- Combined oral contraceptives. These are used for acne treatment in women who also want to use them for contraception. Side effects of these drugs include nausea, weight gain, breast tenderness, and nausea. The use of combined oral contraceptives is also linked with an increased likelihood of cervical cancer, breast cancer, and cardiovascular problems. For example:
- Drugs that combine progestin and estrogen (Yaz, Ortho Tri-Cyclen 21, and others).
- Anti-androgen agents. These work by blocking the impact of androgen hormones, but may cause painful periods and breast tenderness. For example:
- Spironolactone (Aldactone)
- Isotretinoin (derivative of vitamin A). It is used if moderate or severe acne hasn’t improved with other medications. As oral isotretinoin can cause side effects such as depression, birth defects, and inflammatory bowel disease – all people receiving isotretinoin need to regularly see their doctor. For example:
- Isotretinoin (Amnesteem, Claravis, and others) (1).
You can ask your doctor or dermatologist more information about these therapies for acne:
- Light therapy. As the bacteria that live in your skin are sensitive to specific types of light (UV) – exposure to these lights destroys the bacteria. In addition, light therapy narrows the oil glands in your skin.
- Chemical peel. In this procedure – used mostly for mild acne – a chemical solution (salicylic acid, glycolic acid, or retinoic acid) is applied to your skin. Chemical peeling causes the skin to peel off and the growth of the new skin to replace it. Usually, you may need to repeat this procedure several times.
- Drainage and extraction. This means gently removing whiteheads and blackheads (comedones) or cysts with special tools such as a comedone extractor (a small pen-shaped instrument). However, this therapy gives only temporary results and may also cause scarring.
- Steroid injection. Sometimes severe acne (nodular and cystic lesions) are treated with steroid injection which means a steroid drug is injected directly to nodular or cystic lesions. This therapy has given quick results in fast improvement of acne and decreased pain. Although this therapy may result in decreased pain and rapid improvement, it might also include side effects in the treated area such as discoloration and thinning of the skin (1, 6).
Self-Help Techniques, Home Remedies and Supplements For Acne
- You should not wash or cleanse skin areas affected by acne more than twice a day. Washing your face too much, cleansing it with harsh soaps or chemicals, or scrubbing it too hard irritates your skin and can worsen acne.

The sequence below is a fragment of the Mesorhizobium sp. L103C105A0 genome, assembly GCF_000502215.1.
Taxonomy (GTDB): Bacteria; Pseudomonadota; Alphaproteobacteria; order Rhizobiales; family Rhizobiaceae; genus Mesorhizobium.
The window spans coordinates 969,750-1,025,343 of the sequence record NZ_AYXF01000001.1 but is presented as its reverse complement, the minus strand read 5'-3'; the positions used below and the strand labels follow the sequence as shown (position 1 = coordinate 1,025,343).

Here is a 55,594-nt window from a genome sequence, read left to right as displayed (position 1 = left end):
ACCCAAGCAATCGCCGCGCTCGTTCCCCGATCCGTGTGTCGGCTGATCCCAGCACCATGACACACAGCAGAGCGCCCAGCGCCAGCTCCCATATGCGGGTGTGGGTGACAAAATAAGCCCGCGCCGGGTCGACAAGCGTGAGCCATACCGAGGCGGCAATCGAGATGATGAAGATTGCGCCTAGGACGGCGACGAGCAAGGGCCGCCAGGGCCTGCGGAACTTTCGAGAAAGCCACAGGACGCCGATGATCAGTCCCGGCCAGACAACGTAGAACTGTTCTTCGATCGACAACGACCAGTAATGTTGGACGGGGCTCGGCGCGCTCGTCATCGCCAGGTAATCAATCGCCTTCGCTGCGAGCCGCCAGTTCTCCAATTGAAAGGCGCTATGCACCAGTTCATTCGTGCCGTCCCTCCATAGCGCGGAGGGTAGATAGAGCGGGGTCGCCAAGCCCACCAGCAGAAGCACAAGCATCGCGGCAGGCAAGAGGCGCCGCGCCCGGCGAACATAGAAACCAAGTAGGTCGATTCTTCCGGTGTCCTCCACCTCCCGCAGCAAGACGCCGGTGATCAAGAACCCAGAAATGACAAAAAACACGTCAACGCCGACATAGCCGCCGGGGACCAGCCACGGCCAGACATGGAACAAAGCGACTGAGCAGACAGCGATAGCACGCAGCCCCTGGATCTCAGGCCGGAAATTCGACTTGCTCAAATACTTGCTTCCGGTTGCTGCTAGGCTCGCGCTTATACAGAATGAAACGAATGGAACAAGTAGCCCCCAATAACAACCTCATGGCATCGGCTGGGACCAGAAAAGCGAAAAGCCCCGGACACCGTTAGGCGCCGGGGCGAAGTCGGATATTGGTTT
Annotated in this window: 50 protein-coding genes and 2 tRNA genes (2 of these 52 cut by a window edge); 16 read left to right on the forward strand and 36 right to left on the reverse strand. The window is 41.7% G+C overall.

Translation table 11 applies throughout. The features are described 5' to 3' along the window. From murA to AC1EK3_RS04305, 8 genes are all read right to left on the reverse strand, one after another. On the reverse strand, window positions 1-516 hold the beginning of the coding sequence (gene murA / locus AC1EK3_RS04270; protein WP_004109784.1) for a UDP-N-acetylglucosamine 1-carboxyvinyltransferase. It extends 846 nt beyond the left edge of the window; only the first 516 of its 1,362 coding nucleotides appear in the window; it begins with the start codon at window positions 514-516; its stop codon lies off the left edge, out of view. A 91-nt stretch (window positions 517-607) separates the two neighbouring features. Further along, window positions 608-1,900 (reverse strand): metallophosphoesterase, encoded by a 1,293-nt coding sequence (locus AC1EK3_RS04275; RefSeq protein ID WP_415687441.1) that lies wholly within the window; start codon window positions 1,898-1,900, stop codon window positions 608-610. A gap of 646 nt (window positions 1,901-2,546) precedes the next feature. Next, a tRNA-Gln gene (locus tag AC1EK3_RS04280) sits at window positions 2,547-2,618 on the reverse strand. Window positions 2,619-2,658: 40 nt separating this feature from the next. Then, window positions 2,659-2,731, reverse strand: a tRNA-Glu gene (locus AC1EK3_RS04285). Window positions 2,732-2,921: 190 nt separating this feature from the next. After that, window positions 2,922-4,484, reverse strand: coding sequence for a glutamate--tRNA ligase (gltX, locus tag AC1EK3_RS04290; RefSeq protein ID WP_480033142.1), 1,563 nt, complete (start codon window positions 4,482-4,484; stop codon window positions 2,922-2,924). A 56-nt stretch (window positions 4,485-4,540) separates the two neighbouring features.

- When washing the affected area, use lukewarm water, as too cold or too hot water can aggravate acne.
- For washing, use a cleanser or mild soap.
- Do not squeeze your spots. This can aggravate acne and lead to persistent scarring.
- Do not use too much cosmetics and make-up.
- If using makeup, it’s important to completely remove it as soon as possible or at least before going to bed.
- Also, do not use oil-based (comedogenic) skincare, suncare, or make-up products, as these can block your skin pores. Instead, choose water-based (non-comedogenic) products.
- In case of dry skin, select water-based and fragrance-free emollients.
- After exercise shower as soon as possible, as sweat can make your acne worse.
- Try to avoid bangs or other hairstyles in which your hair falls across your face. Also, wash your hair regularly (2).
- Apple cider vinegar. Put together 1 part apple cider vinegar and 3 parts water (for sensitive skin use more water), and apply this mixture to first cleansed affected areas using for example a cotton ball. Leave it on for about 5-20 seconds, rinse with lukewarm water and gently pat dry. You can repeat this procedure 1-2 times a day (7).
- Honey and cinnamon face mask. Honey and cinnamon together may fight bacteria (P. acnes) that may have a role in causing acne one study suggests. Though it does not mean this combination cures acne, and more research is needed to see whether the anti-inflammatory and antibacterial effects of honey and cinnamon may reduce pimples. To try this mask put together 2 tablespoons of honey and 1 teaspoon of cinnamon. Stir it to form a paste, and apply the mask to your cleansed face. Let it sit for about 10–15 minutes. Then rinse thoroughly and gently pat dry (13).